1. A spot of blood found on Third Street and gouge marks on the road indicated that Jennie had been dragged roughly forty-seven feet along the street.

  2. Jennie had gravel in the ball of one of her feet, and the soles of her stockings were wet, indicating that she had tried to run from her attacker, likely by jumping out of a vehicle.

  3. One of her shoes was found lying near Third Street, along with her notification papers, a West Vancouver bus timetable, and an empty whiskey bottle that was soaked with her blood.

  4. The matching shoe was later found in downtown Vancouver, lying on the lawn at the corner of Pender and Beatty Streets. This suggested that the killer could have crossed a bridge to Vancouver after the killing, found the shoe in his vehicle and tossed it out the window.

  5. An RCMP tracker dog found a clot of blood-stained excelsior (a paper-based packing material) two blocks from the body. The same material was found on Jennie’s jacket. This specific padding material was manufactured in San Francisco. There were only a handful of importers of the product in Canada.

Lazarus revealed that despite all the clues, and after interviewing several suspects (including the father of Jennie’s child), the case still remained unsolved for nearly 10 years. Then, in 1952, Sergeant Matheson took it up and focused on the blood-soaked excelsior tape which only a few people in the city would have access to. One of these people was the Green Grocer—a North Vancouver grocer who sold fruit and vegetables door-to-door in West and North Vancouver.

Lazarus hinted that the Green Grocer’s importing of the rare tape, his travel routes, and the fact that he had walked into the police department inquiring on the murder investigation, made him a likely culprit for the murder. The grocer would often make trips across the Lions Gate Bridge down Pender past Beatty Street, where Jennie’s other shoe was found. Additionally, as Sergeant Matheson theorized, Jennie would have recognized him and could have felt comfortable accepting a ride from him. In the end, however, as Lazarus told the crowd, Matheson was unable to take his theory to the courts and had insufficient evidence to arrest the grocer. Not too long after, the case went cold.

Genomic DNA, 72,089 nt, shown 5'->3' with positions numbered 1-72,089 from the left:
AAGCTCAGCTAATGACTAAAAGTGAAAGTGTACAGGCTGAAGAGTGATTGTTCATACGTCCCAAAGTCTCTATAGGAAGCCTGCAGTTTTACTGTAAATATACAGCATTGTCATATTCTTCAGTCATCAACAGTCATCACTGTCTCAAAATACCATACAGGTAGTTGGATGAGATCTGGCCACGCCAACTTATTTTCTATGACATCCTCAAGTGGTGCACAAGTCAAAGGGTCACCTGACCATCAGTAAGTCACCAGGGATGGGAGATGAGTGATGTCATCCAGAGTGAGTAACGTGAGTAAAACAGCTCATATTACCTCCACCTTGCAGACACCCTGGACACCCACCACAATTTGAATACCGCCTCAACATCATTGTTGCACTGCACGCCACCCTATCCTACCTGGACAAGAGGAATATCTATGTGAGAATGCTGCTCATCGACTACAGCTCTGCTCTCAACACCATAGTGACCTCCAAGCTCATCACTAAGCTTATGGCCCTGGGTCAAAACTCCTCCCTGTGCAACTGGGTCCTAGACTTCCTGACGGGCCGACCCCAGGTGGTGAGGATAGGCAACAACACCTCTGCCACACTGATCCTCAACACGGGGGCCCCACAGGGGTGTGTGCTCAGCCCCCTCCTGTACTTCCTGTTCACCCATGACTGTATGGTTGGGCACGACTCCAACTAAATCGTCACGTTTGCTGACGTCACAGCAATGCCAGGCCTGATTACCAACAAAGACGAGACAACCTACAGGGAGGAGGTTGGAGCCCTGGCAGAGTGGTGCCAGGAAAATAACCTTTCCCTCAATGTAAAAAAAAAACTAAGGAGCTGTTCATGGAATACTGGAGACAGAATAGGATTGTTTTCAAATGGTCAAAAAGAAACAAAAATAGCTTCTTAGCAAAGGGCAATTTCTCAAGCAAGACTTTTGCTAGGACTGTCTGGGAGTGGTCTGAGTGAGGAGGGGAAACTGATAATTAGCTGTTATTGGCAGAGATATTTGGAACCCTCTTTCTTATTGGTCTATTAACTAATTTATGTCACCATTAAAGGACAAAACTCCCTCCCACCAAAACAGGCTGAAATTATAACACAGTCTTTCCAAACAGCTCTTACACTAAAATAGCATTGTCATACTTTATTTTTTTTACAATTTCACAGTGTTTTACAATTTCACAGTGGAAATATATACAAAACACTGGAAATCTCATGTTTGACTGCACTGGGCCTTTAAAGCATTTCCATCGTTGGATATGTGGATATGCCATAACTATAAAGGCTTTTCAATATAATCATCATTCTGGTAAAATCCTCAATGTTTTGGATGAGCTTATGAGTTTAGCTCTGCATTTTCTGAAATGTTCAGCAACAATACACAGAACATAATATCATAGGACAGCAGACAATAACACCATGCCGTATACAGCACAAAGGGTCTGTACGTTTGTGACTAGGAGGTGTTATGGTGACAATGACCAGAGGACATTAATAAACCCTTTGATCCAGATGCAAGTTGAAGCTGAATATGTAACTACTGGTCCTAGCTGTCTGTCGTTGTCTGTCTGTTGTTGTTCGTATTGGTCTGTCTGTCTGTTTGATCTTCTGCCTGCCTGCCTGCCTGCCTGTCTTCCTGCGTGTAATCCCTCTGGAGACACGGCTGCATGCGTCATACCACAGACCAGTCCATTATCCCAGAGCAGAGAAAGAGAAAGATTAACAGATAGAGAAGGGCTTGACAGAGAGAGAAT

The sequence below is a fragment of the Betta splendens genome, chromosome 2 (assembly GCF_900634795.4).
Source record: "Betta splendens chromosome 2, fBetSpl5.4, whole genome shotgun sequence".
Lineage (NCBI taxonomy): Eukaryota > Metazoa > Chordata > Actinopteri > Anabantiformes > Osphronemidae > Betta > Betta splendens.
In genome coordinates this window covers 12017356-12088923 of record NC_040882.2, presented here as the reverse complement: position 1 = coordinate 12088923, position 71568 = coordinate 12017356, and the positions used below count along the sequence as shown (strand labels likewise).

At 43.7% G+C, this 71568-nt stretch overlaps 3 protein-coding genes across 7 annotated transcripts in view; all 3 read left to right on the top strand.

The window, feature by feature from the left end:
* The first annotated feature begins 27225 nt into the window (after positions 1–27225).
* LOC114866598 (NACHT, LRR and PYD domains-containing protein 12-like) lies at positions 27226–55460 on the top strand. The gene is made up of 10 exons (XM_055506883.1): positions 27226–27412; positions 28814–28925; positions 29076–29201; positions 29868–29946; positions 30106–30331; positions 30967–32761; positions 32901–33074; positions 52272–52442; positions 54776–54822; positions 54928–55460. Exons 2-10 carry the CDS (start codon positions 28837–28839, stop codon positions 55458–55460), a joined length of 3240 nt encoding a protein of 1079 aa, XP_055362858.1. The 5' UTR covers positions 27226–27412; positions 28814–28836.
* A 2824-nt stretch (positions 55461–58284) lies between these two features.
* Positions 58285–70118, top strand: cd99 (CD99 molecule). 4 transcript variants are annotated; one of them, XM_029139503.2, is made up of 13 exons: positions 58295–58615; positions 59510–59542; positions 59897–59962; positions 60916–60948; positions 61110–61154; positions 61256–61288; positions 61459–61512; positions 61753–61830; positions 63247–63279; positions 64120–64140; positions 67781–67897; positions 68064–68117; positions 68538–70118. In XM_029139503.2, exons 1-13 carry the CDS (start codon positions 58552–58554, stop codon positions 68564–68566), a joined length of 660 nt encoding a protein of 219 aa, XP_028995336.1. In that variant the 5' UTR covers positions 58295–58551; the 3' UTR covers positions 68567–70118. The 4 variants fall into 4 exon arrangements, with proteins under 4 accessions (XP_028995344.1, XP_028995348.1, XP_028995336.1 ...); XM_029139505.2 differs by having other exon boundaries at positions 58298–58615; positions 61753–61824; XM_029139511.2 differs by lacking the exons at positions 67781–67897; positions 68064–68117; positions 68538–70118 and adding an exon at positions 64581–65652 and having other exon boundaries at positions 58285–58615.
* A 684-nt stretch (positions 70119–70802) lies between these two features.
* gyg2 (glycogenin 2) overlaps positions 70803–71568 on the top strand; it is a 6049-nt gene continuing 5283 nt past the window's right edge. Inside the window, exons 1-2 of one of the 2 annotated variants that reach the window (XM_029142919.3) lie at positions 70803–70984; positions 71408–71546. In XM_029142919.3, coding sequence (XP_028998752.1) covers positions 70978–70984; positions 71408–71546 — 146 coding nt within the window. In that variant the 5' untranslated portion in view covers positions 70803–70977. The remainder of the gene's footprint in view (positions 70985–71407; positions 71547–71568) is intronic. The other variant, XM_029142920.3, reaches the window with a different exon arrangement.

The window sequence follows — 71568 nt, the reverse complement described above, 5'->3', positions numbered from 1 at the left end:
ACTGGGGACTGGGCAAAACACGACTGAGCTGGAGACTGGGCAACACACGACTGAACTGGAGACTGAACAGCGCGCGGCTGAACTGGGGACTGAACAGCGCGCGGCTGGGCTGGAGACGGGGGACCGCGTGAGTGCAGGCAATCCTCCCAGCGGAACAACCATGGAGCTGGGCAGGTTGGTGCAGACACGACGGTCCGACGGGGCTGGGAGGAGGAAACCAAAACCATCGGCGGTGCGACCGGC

One of the most interesting aspects of Lazarus’s presentation included her relationship with the Conroy family, which grew throughout her investigation. The audience learned that Lazarus had been contacted by Jennie’s niece, Debbie, who had read her blog on the Conroy case a few months back. Debbie offered to put Lazarus in contact with Jennie’s daughter, now 71 years old and living in New Zealand. Jennie’s daughter had a wealth of information on Jennie through her own investigation efforts and, together, the family and Lazarus were able to create a stunning portrait of Jennie for the book. Many of these details were crucial to Lazarus’s investigation and, as Lazarus said, helped create “one of the strongest chapters in the book.”

Those attending the series also had the pleasure of seeing Jennie’s niece in-person, as she was sitting in the crowd, and at the end of the presentation, recalled her family’s reactions and involvement the unravelling of Jennie’s story.

“I believe that the police brushed it under the carpet because it was a woman who was murdered. They were a family without much means, and there was shame and blame,” said Debbie. “I think her investigation was probably bungled and dropped, and I feel she is owed some justice for that.”

A fascinating look into the life of a strong-willed woman and her tragic murder in the early 1940s, this presentation was a thrill from beginning to end.